Therefore I thought I will install a Linux distro as a second OS alongside
my Windows and use this for development. However, instead of using Ubuntu
again, I decided to use Manjaro which is a distro based on Arch Linux.

So while I was able to run my code on the VM using Ubuntu (and GCC 5.4) I
cannot run the same code on my Manjaro distro (using GCC 8.1).  But as I
still had my VM with Ubuntu, i upgraded to GCC of the Ubuntu VM to 8.0.1 and
tried running my code. And it still works there but not on Manjaro. The
strange thing is that it compiles alright...

I hope this is clear now. :)



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Re: double free or corruption (out) when applying pcl::SACSegmentation;

Stephen McDowell
Oh hey something more concrete did occur to me, what is the default CXX standard for your Manjaro compiler?


If it’s adding something “too recent”, this could be why there are problems.  Other users have reported success with PCL and compiling with C++11, so you could try forcing that in there in the top-level PCL CMakeLists.txt as well.

I think maybe your error is coming from potential standard changes or something?  But this is purely conjecture.


On May 31, 2018, at 9:42 PM, Stephen McDowell <[hidden email]> wrote:

Ah.  Yes, I understand.  Though unfortunately, nothing obvious sticks out in terms of how to remedy it :/

Thought 1: did you increase the resources for the VM?  In VirtualBox you can (while the VM is shutdown) add additional cores, RAM, etc.  Additionally, make sure the host operating system (e.g., Windows) is doing nothing you don’t need it to.  For example, even having an internet browser open can utilize more resources than you would think (especially chrome).

Though personally I agree with your decision — you will always get better performance out of a native installation rather than a VM.

So thought 2: try a different compiler with Manjaro.  Let it be known that this may very well result in the same issues.  While it would be rather annoying for you, try and keep track of how much time it is taking to get new compilers and compile PCL — if it goes on too long, it may be better for you to just cut your losses and install Ubuntu if you need PCL :/

I am not familiar with Manjaro (though it seems rather intriguing), but the rolling update strategy seems to tightly couple kernel versions and GCC toolchains.  You mentioned upgrading the Ubuntu VM to 8.0.1, but Manjaro is at 8.1.  A minor release can actually have a lot of very different stuff in there.  At this point in time PCL is not using C++11 (I think the plan is to skip to C++14, there’s some stuff on that on the GitHub issues).  Given this, I think your best bet is to try using say GCC 7.

Note: in my own projects I’ve also experienced some issues with GCC 8, but they have usually surfaced as compilation issues.    I don’t think this is uncommon.

I’m not sure how Manjaro works in terms of package management or if you are expected to compile everything from source.  Compiling GCC can be a little painful if you’ve never done it before, so if possible installing it with Manjaro’s package manager (if it exists) would be fastest (since you will still need to re-compile PCL).

If that requires bloody steps (e.g., a full “stable” downgrade to whenever GCC 7 was the latest version in Manjaro since they do rolling updates), you may get good success compiling GCC 7 with the “spack” package manager: https://spack.readthedocs.io/en/latest/getting_started.html

However, spack is rather complicated, definitely look around and see if Manjaro has an easier way to get GCC 7.  They should — it was previously packaged, so there should at least be a build recipe somewhere :)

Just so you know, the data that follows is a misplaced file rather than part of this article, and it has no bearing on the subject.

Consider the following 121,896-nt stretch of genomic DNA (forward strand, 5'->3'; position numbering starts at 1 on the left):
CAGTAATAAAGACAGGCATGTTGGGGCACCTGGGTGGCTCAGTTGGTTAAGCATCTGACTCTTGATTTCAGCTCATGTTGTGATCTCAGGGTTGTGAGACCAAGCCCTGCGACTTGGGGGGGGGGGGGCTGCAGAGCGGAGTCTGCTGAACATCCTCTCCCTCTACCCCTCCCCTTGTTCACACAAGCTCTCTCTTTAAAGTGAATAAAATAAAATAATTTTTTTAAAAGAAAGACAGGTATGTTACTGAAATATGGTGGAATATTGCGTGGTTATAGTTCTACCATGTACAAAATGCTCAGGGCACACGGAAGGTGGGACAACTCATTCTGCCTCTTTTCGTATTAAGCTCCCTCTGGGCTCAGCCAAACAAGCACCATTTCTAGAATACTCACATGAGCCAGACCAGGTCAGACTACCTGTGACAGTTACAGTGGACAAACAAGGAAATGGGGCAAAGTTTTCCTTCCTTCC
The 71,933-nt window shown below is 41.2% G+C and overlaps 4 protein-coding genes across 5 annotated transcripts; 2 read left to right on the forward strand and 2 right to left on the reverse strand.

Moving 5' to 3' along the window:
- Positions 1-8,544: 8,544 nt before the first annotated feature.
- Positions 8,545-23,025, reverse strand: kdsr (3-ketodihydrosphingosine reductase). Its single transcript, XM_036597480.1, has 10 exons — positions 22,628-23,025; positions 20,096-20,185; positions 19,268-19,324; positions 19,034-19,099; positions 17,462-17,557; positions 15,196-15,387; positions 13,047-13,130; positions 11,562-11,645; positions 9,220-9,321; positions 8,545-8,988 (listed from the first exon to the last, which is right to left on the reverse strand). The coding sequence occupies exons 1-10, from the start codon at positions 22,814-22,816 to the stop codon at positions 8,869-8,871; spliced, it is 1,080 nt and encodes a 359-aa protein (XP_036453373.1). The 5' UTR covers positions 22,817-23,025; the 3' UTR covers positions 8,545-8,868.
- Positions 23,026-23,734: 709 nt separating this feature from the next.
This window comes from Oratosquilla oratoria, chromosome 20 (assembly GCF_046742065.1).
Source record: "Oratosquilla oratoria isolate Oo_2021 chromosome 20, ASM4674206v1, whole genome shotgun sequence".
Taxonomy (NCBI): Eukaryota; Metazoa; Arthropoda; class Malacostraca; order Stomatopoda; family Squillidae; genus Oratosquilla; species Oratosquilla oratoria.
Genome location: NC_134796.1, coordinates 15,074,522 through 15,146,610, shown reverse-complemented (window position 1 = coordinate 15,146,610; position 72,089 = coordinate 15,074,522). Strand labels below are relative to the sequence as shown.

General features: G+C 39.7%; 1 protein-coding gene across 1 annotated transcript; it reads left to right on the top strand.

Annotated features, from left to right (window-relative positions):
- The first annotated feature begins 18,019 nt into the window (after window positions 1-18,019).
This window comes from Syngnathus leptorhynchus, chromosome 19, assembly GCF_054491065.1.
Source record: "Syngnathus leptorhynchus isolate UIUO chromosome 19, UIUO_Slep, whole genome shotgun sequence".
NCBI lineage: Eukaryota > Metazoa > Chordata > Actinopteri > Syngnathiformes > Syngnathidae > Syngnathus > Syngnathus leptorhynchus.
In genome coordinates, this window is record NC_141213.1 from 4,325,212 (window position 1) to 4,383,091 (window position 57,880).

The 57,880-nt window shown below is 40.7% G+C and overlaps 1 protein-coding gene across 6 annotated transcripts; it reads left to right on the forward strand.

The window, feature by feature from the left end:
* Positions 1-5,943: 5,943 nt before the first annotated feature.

I hope something in there is even remotely helpful.  Unfortunately your problem seems isolated to Manjaro, it could be related to how they have their standard GCC toolchain setup.  That’s stuff I don’t know much about, but maybe there are Manjaro gurus that may know if there’s something special about their toolchains or if there are easy ways for you to roll back your kernel and GCC toolchain?

Good luck!

On May 31, 2018, at 1:18 PM, icedoggy <[hidden email]> wrote:

I used to use a virtualBox virtual machine that had Ubuntu 16.04 as a guest
OS. I used this quite a while for development but I was annoyed by the
relatively slow speed of a VM.
Therefore I thought I will install a Linux distro as a second OS alongside
my Windows and use this for development. However, instead of using Ubuntu
again, I decided to use Manjaro which is a distro based on Arch Linux.

So while I was able to run my code on the VM using Ubuntu (and GCC 5.4) I
cannot run the same code on my Manjaro distro (using GCC 8.1).  But as I
still had my VM with Ubuntu, i upgraded to GCC of the Ubuntu VM to 8.0.1 and
tried running my code. And it still works there but not on Manjaro. The
strange thing is that it compiles alright...

I hope this is clear now. :)



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Re: double free or corruption (out) when applying pcl::SACSegmentation;

icedoggy
Dear Stephen,

thank you for your many thoughts on this. I also thought of recompiling pcl
from source as I suspected it may have something to do with the tool chain.
So I think I will add the c++11 flag as you suggested and then recompile and
see what is happening...

regards.





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Re: double free or corruption (out) when applying pcl::SACSegmentation;

icedoggy
This post was updated on .
Okay, I finally managed to try the above. However, it was not successful. I
get the same error, i did find however, something else that may be related
to my problem.
As discussed  here <https://aur.archlinux.org/packages/pcl/>   there seems
to be a bug in pcl and "coincidentally" in the same class where my problem
occurs.
Other users complain about not being able to BUILD pcl with GCC 8. Although
my problem occurs during runtime, i think this is related.
Considering this:
https://github.com/jspricke/pcl/commit/7e0c0eba0bc6917592bb7f0db88dde48c168d24a

So I will try to recompile pcl with this patch in place and see if it works.
If not I will reinstall my Manjaro distribution and disable the rolling
update of some packages, like gcc, boost, eigen etc.... rolling release
model is not suitable for development imho. I didn't think about this before
but now it seems obvious!

I will report if it works or not.